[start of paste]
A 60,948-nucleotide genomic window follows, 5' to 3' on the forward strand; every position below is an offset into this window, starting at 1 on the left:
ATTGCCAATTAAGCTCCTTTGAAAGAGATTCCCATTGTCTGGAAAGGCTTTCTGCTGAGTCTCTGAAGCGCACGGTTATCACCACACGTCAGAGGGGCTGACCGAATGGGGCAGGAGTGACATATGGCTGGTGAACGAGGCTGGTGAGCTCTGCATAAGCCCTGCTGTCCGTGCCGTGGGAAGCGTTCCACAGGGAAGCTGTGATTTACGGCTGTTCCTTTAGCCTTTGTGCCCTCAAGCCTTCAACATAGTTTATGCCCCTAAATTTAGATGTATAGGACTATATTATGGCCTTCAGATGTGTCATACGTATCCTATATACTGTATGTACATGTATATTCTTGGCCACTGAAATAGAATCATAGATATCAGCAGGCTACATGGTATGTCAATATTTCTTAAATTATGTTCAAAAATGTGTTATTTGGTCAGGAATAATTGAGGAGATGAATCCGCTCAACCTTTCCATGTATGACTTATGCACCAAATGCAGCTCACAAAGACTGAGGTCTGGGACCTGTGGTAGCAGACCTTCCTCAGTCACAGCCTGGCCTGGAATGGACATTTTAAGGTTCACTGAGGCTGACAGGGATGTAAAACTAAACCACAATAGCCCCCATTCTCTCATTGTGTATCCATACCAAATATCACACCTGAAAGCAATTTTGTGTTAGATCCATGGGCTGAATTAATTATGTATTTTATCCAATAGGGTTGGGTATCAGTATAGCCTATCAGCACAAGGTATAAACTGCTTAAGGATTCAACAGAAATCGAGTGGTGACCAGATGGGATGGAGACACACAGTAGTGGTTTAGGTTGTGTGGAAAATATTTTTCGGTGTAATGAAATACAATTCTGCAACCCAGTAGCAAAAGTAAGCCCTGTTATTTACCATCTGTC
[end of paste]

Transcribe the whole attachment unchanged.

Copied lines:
A 60,948-nucleotide genomic window follows, 5' to 3' on the forward strand; every position below is an offset into this window, starting at 1 on the left:
ATTGCCAATTAAGCTCCTTTGAAAGAGATTCCCATTGTCTGGAAAGGCTTTCTGCTGAGTCTCTGAAGCGCACGGTTATCACCACACGTCAGAGGGGCTGACCGAATGGGGCAGGAGTGACATATGGCTGGTGAACGAGGCTGGTGAGCTCTGCATAAGCCCTGCTGTCCGTGCCGTGGGAAGCGTTCCACAGGGAAGCTGTGATTTACGGCTGTTCCTTTAGCCTTTGTGCCCTCAAGCCTTCAACATAGTTTATGCCCCTAAATTTAGATGTATAGGACTATATTATGGCCTTCAGATGTGTCATACGTATCCTATATACTGTATGTACATGTATATTCTTGGCCACTGAAATAGAATCATAGATATCAGCAGGCTACATGGTATGTCAATATTTCTTAAATTATGTTCAAAAATGTGTTATTTGGTCAGGAATAATTGAGGAGATGAATCCGCTCAACCTTTCCATGTATGACTTATGCACCAAATGCAGCTCACAAAGACTGAGGTCTGGGACCTGTGGTAGCAGACCTTCCTCAGTCACAGCCTGGCCTGGAATGGACATTTTAAGGTTCACTGAGGCTGACAGGGATGTAAAACTAAACCACAATAGCCCCCATTCTCTCATTGTGTATCCATACCAAATATCACACCTGAAAGCAATTTTGTGTTAGATCCATGGGCTGAATTAATTATGTATTTTATCCAATAGGGTTGGGTATCAGTATAGCCTATCAGCACAAGGTATAAACTGCTTAAGGATTCAACAGAAATCGAGTGGTGACCAGATGGGATGGAGACACACAGTAGTGGTTTAGGTTGTGTGGAAAATATTTTTCGGTGTAATGAAATACAATTCTGCAACCCAGTAGCAAAAGTAAGCCCTGTTATTTACCATCTGTC